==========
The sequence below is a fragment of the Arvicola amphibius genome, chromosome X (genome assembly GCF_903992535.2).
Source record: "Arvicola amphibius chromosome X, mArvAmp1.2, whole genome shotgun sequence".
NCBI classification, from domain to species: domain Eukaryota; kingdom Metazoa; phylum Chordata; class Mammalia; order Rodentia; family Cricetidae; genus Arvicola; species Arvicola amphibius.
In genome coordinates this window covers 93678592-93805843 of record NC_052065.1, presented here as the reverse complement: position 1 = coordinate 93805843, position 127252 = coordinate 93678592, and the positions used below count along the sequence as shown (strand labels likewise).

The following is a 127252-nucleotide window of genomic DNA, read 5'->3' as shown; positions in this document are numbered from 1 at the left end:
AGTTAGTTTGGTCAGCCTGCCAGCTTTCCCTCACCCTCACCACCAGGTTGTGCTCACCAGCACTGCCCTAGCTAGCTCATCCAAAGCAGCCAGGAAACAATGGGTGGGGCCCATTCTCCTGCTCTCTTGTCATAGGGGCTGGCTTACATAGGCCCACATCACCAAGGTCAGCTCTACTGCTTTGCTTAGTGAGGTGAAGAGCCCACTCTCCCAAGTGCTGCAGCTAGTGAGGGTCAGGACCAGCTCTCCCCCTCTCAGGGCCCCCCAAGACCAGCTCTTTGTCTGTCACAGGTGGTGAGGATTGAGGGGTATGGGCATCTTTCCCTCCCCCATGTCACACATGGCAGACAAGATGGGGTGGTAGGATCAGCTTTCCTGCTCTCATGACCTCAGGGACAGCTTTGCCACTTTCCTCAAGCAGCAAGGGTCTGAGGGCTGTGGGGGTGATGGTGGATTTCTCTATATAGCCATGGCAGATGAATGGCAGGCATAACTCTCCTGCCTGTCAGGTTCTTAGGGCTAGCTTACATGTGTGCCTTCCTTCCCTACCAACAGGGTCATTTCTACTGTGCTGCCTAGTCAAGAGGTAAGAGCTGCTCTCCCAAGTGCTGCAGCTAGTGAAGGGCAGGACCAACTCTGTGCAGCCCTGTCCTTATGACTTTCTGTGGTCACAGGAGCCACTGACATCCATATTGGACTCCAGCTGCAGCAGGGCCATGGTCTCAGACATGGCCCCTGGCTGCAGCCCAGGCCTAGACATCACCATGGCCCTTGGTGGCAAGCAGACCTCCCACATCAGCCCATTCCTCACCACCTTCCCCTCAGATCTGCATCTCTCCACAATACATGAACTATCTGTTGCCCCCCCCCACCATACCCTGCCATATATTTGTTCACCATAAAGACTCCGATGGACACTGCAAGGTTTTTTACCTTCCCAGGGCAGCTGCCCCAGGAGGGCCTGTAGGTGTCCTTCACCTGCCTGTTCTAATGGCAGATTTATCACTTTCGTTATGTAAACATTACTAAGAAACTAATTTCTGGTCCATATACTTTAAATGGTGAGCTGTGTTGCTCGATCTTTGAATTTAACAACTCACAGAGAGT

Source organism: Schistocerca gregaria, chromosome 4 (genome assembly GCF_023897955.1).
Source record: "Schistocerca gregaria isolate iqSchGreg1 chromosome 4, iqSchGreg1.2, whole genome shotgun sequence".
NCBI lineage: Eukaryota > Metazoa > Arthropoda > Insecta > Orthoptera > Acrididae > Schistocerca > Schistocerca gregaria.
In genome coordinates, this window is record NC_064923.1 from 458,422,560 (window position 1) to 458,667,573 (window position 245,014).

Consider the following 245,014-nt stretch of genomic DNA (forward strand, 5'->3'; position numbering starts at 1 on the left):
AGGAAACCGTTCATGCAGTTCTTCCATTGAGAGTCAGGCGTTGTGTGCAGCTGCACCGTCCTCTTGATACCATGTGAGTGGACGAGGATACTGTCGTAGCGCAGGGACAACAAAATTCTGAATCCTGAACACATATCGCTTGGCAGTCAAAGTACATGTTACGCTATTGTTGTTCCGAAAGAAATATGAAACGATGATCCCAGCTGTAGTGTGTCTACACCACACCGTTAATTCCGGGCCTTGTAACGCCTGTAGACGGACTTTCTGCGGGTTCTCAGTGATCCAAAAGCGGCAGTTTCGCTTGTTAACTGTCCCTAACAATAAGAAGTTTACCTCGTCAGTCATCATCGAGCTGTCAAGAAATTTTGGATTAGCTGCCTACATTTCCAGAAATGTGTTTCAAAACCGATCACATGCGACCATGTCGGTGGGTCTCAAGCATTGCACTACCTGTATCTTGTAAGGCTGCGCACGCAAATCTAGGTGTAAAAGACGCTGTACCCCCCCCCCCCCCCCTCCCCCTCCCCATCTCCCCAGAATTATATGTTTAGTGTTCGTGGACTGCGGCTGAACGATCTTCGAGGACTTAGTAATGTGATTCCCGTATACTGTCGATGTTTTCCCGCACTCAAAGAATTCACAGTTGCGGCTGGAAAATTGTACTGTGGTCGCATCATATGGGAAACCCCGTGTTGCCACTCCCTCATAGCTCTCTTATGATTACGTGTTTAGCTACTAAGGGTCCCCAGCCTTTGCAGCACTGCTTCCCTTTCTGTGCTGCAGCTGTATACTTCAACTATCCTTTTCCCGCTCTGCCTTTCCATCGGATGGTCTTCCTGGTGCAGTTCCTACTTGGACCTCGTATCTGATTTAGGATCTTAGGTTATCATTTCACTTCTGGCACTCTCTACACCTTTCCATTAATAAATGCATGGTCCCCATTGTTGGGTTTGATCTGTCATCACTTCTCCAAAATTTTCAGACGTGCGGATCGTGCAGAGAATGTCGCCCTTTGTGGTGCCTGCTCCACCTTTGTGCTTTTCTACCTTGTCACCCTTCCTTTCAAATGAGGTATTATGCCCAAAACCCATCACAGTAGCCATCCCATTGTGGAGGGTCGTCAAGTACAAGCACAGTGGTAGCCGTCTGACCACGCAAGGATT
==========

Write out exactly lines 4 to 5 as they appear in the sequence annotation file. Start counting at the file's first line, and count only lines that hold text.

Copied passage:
In genome coordinates this window covers 93678592-93805843 of record NC_052065.1, presented here as the reverse complement: position 1 = coordinate 93805843, position 127252 = coordinate 93678592, and the positions used below count along the sequence as shown (strand labels likewise).

The following is a 127252-nucleotide window of genomic DNA, read 5'->3' as shown; positions in this document are numbered from 1 at the left end: